Flexible furlough from 1 July under revised CJRS

Updated 29th May 2020

Changes to the Coronavirus Job Retention Scheme (CJRS) will apply a month earlier than expected. From 1 July the scheme will allow part-time working, but staff must have been furloughed by 10 June to be eligible.

The Chancellor has announced the government’s plans to change the CJRS which will now be re-engineered to support businesses sending staff back to work. Employers will be able to put staff on part-time furlough, claiming the CJRS grant for a portion of their salary.

Critically, employers will only be able to claim going forward if they have previously claimed under the pre-1 July scheme.

Note too that as there is a three-week minimum furlough requirement under the current rules, it follows that any new period of furlough leave must have started by 10 June 2020 to be complete when the current scheme ends on 30 June and so ensure the employee remains eligible from 1 July.

The proposed changes also introduce a new limit to the number of staff who can be included on a claim. This will be based on the maximum staff ever included in any single pre 1 July claim. The Chancellor also confirmed that from 1 August the CJRS grant will no longer cover the cost of employers’ National Insurance nor pension contributions with employers expected to cover the costs.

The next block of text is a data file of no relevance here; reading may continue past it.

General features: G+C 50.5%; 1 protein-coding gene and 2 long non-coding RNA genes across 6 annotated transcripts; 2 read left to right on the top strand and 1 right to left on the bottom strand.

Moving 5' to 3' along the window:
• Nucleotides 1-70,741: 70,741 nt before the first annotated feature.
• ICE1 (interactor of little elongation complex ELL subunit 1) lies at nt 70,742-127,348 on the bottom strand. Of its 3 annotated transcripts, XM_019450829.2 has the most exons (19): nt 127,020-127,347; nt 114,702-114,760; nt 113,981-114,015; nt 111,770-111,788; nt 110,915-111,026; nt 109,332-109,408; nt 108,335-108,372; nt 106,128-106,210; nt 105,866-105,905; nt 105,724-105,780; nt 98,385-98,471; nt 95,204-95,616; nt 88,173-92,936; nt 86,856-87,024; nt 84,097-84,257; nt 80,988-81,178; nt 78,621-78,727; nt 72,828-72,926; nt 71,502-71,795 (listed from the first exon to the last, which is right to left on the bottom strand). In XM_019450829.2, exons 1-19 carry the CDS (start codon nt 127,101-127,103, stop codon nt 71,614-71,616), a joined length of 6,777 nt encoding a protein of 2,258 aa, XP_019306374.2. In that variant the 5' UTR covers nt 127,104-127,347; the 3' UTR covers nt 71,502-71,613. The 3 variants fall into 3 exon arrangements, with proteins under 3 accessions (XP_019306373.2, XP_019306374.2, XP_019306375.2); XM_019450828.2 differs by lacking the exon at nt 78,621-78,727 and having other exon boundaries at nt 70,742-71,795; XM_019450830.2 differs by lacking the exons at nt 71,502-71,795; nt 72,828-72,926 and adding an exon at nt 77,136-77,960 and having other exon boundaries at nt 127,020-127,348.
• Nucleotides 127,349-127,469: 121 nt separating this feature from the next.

What is changing?

For July the grant will be available on the same basis as now (the lesser of 80% of pay and £2,500). The intention is that the government will reduce its contribution over the remaining months of the scheme – August to October – with a corresponding increase in the employer contribution.

  • August - the CJRS will continue to pay 80% of wages
  • September - the CJRS will pay 70% of wages while employers will take on the other 10%
  • October - the CJRS will pay 60% of wages while employers will take on the other 20%

Throughout the furlough scheme, it is important to remember that the employee should continue to receive their salary entitlement as set out by the terms of their employment contract, unless otherwise varied. The CJRS is a grant paid to the employer, and it is this grant which is now being scaled back, the calculation is based on the salary paid for any period while the employee is being furloughed.

The revised scheme has many of the same features as the current scheme which runs between 1 March and 30 June 2020, but there will be some significant changes intended to encourage those previously furloughed back to work. In summary, these are:

  • Employees who were previously furloughed will be able to return to work on a flexible part-time basis.
  • For those staff who are furloughed part-time, employers will be required to pay for the cost of the time staff are working. A grant will be available for the cost of their furloughed hours.

Employees must have been furloughed under the current scheme (CJRS V1) for them to be eligible for a furlough grant under the revised scheme (CJRS V2). So, in practice, only employees who have been included in a furlough grant claim made before 1 July 2020 can be furloughed under CJRS V2.